I just received the most recent catalog from McMurray Hatchery If you’ve never received one, it’s a poultry porn magazine. I seriously lust over some of the beautiful bird pictures. (Alas, no centerfold.)
The wish book chock full of glossy pictures of chicks, and chickens, waterfowl, turkeys, game birds, and all sorts of equipment to make life with egg layers easier. I am always fascinated by the variation in the breeds: color, the demeanor, the size and weight. Chickens range from bantams to giants. The smallest of the small chicken breeds are the Malaysian Serema (their eggs are the size of marbles, and the chicks are the size of your thumb. As adults, they may weigh about a pound). The largest, the Jersey Giant (roosters can be as tall as 26 inches, and 15 pounds, while hens only slightly smaller).
(I’ve learned a few things over the years. When a bird is described as “lively” or “good forager” they are hyperactive. I prefer breeds with traits of “calm“, “quiet“, “easy“. )
Egg colors are great. In the past I’ve had both Cockoo and Black Copper Marans, which lay the darkest eggs of all. Eggs, depending on the breed, range from light green, shades of brown, pink, blue, as well as, colors that range from pure white, to a slight yellow cream tint.
To me, for beauty, you can’t beat a yard full of Buff Orpingtons for their golden feather
color and big, wide, squat beauty. Of course, I’m bias, my favorite chicken (ever) was Buffy, the Buff Orpington. She was my gardening buddy and would escape the chicken pen flock, to hang out with me in the yard. Buffy really liked it when I was digging in the dirt. With each shovelful she would examine the contents for the hapless worm. For a chicken she had a lot of personality. I still miss her.
There is something tempting in the idea of an assorted box-full of new, tiny, peeping chicks showing up at the post office early one morning.
The downside is that the minimum order is 25.
I think it’s just human nature to want pets with a purpose: eggs.
After all, humans domesticated these birds about 8,000 years ago, specifically to collect their eggs, consume their meat, and also use their feathers for decoration or bedding.
A Little Chicken History
- Chickens are classified as members of the super-order Gallaonaserae (fowl), most commonly Galliformes (chickens, quail, and turkeys) and Anatidae (in the order Anseriformes), that we call waterfowl (domestic ducks and geese). Poultry also includes other birds, also killed for their meat, such as pigeons, quail and doves, and domesticated (or quasi-domesticated) birds such as pheasants.The word poultry comes from the French/Norman word poule, which comes from the Latin word pullus, which means a small animal. The Romans also considered rabbits to be in this category, but they didn’t lay eggs.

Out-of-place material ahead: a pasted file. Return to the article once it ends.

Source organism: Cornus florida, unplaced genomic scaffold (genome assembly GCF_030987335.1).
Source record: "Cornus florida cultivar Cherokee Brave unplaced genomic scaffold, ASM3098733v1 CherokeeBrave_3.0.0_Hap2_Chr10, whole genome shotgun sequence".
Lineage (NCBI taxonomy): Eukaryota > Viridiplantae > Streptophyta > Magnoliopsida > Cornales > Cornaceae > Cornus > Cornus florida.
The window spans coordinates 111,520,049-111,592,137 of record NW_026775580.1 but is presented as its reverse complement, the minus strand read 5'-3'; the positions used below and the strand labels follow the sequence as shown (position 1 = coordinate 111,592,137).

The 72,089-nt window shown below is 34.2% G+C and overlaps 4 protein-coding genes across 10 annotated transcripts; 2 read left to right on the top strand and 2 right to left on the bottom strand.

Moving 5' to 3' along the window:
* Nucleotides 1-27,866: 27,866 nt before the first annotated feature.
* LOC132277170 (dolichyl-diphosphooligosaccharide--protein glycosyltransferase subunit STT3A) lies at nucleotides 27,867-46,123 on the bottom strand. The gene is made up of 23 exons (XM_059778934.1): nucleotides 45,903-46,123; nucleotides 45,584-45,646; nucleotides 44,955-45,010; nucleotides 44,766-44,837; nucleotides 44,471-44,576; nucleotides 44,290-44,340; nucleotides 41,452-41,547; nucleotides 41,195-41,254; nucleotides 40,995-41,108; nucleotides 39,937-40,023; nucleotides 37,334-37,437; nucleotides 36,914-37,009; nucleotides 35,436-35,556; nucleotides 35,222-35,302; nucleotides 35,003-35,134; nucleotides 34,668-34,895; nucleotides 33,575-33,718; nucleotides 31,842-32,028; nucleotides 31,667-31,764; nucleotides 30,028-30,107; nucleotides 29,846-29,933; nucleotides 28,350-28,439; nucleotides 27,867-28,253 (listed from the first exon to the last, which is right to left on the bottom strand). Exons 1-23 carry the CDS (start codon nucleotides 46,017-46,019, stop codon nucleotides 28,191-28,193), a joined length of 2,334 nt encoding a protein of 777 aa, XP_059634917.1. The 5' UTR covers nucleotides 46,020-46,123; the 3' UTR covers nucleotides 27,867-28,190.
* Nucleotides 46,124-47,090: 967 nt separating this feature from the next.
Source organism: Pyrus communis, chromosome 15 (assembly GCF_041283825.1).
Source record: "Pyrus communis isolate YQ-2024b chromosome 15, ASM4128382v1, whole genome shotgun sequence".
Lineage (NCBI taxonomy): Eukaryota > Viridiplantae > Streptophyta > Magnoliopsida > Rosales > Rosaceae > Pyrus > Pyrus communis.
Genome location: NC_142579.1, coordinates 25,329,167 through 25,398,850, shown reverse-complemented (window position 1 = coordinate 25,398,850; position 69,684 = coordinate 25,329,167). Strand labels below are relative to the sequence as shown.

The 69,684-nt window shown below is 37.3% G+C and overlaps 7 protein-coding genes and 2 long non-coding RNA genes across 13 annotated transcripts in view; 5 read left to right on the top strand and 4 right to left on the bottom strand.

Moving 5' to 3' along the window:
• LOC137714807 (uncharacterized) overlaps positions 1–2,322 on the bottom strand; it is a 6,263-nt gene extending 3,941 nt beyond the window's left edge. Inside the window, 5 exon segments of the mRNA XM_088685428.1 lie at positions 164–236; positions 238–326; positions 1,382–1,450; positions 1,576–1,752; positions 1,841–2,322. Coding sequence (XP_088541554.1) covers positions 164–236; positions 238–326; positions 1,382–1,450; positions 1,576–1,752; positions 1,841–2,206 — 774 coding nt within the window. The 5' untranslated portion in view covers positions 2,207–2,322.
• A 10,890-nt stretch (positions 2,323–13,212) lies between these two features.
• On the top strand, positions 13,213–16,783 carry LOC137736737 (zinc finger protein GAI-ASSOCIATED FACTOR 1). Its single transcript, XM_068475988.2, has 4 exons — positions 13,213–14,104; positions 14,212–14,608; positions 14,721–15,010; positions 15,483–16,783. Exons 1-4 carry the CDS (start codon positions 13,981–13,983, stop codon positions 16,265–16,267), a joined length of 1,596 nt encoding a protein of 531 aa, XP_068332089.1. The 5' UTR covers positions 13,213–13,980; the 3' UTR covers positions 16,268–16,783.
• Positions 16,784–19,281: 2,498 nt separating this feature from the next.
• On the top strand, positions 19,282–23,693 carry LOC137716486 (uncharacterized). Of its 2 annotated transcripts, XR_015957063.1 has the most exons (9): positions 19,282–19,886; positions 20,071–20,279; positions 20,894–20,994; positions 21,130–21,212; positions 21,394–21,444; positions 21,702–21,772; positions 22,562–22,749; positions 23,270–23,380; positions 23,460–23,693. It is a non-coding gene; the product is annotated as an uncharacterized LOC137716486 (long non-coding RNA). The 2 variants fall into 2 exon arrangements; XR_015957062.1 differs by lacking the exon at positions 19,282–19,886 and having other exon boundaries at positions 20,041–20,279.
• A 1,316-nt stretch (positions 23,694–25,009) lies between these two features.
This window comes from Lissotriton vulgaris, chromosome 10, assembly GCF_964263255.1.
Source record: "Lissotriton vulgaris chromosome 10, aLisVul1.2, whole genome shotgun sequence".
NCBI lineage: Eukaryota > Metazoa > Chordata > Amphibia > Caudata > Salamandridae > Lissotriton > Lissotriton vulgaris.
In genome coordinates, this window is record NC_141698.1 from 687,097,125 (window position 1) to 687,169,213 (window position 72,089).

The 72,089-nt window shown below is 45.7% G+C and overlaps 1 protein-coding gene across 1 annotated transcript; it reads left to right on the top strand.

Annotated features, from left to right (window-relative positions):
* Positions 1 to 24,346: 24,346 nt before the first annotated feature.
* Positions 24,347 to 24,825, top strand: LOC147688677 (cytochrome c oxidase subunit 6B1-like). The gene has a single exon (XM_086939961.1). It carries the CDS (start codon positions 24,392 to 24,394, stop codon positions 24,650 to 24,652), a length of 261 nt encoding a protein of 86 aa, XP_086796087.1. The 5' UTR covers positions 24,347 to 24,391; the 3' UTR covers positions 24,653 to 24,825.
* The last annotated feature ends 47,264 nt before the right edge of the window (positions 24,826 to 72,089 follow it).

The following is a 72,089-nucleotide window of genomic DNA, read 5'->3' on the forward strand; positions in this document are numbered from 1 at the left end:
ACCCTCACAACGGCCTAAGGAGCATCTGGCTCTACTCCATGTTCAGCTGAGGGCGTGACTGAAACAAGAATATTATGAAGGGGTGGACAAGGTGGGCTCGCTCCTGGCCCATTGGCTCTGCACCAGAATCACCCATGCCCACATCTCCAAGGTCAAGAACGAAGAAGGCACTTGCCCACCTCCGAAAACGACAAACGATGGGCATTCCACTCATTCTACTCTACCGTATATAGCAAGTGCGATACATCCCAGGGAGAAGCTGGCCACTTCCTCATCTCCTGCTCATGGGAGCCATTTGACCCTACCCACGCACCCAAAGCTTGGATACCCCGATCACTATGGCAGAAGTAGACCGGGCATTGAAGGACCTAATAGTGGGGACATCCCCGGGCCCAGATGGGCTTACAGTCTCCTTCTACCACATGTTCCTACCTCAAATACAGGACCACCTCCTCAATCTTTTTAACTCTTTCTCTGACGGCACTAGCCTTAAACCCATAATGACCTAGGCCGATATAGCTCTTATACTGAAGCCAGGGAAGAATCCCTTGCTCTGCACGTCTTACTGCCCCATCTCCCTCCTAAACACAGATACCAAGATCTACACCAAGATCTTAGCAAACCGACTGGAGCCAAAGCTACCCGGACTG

(Every child knows that the Easter bunny hides Easter eggs, though. Maybe the Romans were onto something?).
It is debated, but most poultry historians agree that the source of the domesticated chicken (Gallus domesticus) was the red junglefowl (Gallus gallus). Red junglefowl are wild chickens still found in parts of Southeast Asia. They are a tropical member of the pheasant family. Junglefowl are spectacularly colored, with reds, blues, golden, and bright orange mixed into their plumage. The male birds are more upright and thinner than what we have come to associate with chickens—the former have skinny drumsticks and not much white meat.
It is thought the red junglefowl was hybridized with the grey junglefowl (Gallus sonneratii) to create a more docile domesticated bird
Domesticated chickens are calmer, less aggressive, and less likely to forage (go off looking for food). They are larger and heavier and lay more eggs (larger and sooner) than their wild cousins.
Austronesian populations are thought to have hauled chickens along on their trek across Asia and Oceania, dropping off chickens along the way. Certainly the Polynesians brought chickens to Easter Island (where they were housed in chicken coops made of stone).
Some have speculated that there were multiple, separate domestications. There are genetic differences between certain breeds of chickens. It has been posited that another fowl similar, or related, to the jungle-fowl may have been native in other areas of the world. The reasoning is that there are far-flung regions where domestication occurred, in areas isolated by mountains and other barriers. Is it reasonable to assert that the Southeast Asian fowl were the same ones domesticated in China (around 5400 BC) and in the Indus Valley (2000 BC), or was there another progenitor of our modern domesticated chickens?
Archaeologists have found chicken bones in many parts of the world. Domestic chicken bones have been found (dating back to 6000–4000 BC) in China (Yangshao and Peiligan), Pakistan (3000–2000 BC), Europe (3000 BC), and the Indus Valley (2500 BC). The chicken is spoken of in written texts of China, Egypt (18th dynasty), and the Persian Kingdom of Lydia (in Asia Minor) and Greece (500 BC).
Domesticated chickens spread along the spice routes into Central Asia (to what is modern-day Iran), to all the Mediterranean coasts, to every corner of the Roman Empire, and into Africa and elsewhere. The Polynesians carried chickens (and pigs) wherever they went. The strength of the chicken migration was further advanced because, unlike many other domesticated animals, chickens traveled well.
The Roman army used chickens as oracles that determined fate by how they flew, how they fed, and which direction they walked. Chicken fortune-telling was a complex process. There were volumes of information outlining the way to read the omens.
And what better oracle than one you can eat?